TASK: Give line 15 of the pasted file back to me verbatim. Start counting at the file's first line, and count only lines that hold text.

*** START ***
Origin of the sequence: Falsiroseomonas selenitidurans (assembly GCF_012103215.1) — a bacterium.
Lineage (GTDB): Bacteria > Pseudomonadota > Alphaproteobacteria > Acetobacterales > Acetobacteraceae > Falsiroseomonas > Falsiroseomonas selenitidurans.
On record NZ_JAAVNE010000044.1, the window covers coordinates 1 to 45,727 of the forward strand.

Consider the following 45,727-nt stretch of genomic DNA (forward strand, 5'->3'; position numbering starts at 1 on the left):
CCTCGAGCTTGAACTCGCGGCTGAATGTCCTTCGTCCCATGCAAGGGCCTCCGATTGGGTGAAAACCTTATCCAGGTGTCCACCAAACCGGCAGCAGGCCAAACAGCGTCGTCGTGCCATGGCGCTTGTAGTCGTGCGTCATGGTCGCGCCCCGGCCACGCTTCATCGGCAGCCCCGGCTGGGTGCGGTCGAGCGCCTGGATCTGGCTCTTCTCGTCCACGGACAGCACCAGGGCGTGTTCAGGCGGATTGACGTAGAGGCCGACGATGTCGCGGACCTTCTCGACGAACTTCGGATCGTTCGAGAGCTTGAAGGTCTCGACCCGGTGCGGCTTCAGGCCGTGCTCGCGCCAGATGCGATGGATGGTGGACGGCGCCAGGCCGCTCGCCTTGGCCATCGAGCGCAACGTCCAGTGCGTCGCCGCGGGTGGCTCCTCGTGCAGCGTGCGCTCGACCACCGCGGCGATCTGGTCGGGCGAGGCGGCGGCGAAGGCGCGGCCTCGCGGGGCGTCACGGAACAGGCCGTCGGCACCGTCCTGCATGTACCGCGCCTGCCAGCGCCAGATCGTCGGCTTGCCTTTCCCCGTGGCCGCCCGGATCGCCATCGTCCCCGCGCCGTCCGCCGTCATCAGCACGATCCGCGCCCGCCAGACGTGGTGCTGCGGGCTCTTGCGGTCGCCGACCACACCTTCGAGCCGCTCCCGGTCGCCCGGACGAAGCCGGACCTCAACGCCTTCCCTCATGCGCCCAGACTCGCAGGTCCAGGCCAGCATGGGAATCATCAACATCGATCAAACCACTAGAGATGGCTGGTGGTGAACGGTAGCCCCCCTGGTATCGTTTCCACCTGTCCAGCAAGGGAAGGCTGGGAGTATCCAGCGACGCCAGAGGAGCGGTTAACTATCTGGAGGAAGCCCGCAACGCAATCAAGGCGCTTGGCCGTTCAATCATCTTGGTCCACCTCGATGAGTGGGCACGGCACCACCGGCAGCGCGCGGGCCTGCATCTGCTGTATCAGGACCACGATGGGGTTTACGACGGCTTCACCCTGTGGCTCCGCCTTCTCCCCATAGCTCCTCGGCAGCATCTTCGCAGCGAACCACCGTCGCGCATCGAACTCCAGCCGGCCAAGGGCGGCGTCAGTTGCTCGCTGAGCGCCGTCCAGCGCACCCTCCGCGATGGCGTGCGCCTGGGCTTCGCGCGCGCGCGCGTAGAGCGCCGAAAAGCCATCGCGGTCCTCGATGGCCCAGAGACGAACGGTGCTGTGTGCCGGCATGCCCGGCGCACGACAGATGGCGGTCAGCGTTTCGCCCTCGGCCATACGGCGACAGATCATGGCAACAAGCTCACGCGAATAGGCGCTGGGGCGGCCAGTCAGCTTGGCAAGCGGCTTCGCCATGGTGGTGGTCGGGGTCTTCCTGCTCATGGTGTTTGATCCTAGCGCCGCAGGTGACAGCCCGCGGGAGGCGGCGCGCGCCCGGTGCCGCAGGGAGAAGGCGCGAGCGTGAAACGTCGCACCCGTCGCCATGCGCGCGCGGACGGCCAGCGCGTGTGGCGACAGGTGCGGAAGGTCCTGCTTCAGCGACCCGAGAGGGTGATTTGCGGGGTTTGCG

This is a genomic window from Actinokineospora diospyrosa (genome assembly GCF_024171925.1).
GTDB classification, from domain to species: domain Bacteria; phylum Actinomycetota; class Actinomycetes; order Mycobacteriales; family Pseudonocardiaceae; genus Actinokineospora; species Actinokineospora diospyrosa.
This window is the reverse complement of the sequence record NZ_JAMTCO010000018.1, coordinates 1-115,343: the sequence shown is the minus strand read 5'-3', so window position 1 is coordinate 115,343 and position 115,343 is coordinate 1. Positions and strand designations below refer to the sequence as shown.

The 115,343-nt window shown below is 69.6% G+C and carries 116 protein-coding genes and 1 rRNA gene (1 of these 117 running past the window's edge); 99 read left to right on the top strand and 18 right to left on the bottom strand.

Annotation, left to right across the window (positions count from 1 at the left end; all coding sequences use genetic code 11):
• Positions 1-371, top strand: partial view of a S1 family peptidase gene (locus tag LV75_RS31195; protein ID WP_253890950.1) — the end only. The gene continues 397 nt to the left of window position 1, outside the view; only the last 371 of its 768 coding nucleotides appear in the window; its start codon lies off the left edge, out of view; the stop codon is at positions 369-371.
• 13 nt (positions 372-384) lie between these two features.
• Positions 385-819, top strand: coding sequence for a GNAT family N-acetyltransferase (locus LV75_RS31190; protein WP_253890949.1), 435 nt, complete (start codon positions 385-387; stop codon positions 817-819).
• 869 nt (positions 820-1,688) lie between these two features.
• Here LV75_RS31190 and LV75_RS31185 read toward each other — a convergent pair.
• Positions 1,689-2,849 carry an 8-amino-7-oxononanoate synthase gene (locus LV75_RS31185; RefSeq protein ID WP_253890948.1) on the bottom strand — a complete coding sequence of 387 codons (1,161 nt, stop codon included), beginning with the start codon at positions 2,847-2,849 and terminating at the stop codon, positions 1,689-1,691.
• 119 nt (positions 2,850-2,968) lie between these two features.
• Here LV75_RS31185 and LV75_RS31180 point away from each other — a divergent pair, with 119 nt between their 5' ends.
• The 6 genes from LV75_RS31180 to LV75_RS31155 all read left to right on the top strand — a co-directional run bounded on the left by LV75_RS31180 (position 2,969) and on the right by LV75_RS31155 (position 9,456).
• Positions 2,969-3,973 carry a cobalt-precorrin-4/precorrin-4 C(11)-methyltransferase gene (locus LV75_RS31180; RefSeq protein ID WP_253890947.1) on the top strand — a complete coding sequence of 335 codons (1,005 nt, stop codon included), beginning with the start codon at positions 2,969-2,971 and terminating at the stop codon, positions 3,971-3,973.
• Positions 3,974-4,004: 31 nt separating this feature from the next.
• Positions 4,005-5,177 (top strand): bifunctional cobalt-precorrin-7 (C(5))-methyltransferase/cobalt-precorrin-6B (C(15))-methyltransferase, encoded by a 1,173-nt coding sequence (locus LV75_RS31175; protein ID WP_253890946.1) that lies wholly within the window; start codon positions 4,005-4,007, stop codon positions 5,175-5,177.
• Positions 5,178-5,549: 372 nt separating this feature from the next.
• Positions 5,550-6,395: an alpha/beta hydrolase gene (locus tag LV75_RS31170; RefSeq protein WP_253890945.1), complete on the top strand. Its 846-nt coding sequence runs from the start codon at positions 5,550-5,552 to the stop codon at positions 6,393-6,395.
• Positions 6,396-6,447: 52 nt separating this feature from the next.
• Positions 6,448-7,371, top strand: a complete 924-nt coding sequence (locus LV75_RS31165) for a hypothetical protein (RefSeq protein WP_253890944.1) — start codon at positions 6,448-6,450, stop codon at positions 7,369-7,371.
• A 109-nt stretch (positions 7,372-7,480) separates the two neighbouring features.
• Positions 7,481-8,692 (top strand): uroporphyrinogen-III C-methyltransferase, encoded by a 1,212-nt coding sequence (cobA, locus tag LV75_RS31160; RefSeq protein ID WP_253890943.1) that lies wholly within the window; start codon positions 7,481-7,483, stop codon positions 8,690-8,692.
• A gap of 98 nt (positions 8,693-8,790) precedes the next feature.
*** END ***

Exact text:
• Here LV75_RS31190 and LV75_RS31185 read toward each other — a convergent pair.